“It’s a relief and comfort to me that my daughter gets breakfast at school.” says Nisa, the mother of Wahiba, another student from KG 2 at SMB Fatima Jinnah Government Girls School. She adds that when Wahiba comes home, she tells her mother what she eats in school in the Breakfast Program and asks that she may make it for her at home. Zaib Un Nisa said that she makes it a point to go to school and ask how the breakfast meals are made, so that she can replicate them for her daughter at home as well.

Students miss school and long to once again wake up eagerly, bursting with energy to look forward to the rest of the day. The parents are also looking forward to a healthy return to schools for their children, so that their daughters can continue to thrive in the ever nurturing environment in the school, which is achieved in part through the Breakfast Program.

A student at SMB enjoys a breakfast meal at school
A student at SMB enjoys a breakfast meal at school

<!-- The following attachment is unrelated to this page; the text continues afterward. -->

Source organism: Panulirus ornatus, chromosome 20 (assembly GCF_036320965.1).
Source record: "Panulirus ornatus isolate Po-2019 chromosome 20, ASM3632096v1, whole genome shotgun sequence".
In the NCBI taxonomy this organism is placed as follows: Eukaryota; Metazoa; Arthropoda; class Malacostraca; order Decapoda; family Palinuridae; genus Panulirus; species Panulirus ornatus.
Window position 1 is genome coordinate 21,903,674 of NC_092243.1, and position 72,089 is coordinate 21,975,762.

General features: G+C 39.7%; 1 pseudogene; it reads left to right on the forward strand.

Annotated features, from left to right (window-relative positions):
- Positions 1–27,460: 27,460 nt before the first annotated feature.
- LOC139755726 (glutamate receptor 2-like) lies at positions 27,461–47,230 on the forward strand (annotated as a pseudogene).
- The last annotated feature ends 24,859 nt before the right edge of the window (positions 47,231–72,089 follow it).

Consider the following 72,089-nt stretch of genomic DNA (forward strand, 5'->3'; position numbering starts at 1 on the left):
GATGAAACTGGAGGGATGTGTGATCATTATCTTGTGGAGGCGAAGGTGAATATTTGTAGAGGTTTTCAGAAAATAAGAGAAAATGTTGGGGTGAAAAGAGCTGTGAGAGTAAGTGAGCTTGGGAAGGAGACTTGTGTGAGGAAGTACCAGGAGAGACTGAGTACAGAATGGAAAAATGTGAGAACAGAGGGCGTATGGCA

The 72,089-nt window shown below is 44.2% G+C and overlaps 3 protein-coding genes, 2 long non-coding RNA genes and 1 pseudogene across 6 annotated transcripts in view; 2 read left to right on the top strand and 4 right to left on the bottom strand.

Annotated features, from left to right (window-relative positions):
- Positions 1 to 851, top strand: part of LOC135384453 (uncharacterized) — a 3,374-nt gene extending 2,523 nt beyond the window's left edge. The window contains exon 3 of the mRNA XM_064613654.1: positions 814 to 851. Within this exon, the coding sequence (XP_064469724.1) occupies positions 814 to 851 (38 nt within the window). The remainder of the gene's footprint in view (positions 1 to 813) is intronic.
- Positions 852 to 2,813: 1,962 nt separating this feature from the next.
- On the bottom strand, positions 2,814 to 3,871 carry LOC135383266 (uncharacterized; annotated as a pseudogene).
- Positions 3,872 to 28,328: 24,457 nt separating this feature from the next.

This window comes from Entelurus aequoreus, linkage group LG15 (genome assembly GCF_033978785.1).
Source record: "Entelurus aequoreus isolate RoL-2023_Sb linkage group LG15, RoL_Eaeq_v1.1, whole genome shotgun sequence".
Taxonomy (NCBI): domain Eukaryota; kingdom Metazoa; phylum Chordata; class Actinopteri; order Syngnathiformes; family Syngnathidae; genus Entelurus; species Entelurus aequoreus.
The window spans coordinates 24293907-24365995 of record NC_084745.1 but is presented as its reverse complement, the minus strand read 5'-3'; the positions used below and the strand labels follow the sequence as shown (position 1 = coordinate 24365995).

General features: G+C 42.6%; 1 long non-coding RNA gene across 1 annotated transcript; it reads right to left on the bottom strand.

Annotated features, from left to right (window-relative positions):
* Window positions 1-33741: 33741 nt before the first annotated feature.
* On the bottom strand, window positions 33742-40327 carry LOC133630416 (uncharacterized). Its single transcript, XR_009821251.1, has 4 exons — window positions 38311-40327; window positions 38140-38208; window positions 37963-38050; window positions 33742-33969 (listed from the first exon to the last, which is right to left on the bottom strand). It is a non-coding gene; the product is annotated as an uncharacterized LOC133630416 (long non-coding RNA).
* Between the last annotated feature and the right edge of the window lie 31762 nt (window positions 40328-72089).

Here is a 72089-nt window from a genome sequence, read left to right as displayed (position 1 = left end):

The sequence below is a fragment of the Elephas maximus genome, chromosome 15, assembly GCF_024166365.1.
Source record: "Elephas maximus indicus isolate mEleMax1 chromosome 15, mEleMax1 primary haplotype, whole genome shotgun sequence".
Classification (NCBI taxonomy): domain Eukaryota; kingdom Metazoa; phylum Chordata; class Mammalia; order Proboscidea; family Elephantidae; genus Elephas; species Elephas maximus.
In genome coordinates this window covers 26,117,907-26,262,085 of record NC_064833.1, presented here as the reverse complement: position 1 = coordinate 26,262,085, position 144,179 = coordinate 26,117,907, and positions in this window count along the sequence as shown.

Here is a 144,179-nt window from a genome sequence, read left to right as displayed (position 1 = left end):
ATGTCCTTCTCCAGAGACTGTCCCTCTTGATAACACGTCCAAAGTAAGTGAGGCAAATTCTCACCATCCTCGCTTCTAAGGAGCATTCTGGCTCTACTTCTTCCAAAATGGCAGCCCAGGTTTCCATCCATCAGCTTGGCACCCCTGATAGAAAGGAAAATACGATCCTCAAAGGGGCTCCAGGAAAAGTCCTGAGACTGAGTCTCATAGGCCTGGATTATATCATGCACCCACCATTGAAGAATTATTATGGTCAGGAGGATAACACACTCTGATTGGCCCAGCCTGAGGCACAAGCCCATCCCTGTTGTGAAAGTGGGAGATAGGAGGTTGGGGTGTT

Feb 19, 2021

Encouraging social and emotional mindfulness

A mental health awareness workshop at KPS.
A mental health awareness workshop at KPS.

After an initial reopening in October, November 2020 saw our schools being closed down again, with our teachers still coming to school (as per government directives) and students coming in small numbers only to get their homework checked. To ensure that students felt a connection to their schools we continued to conduct virtual programs and lessons designed to be student-centric. Following up with the theme of community and health, we introduced Social and Emotional Learning (SEL) modules which encouraged students to learn more about their own emotional and social behaviors and navigate them through art-based activities.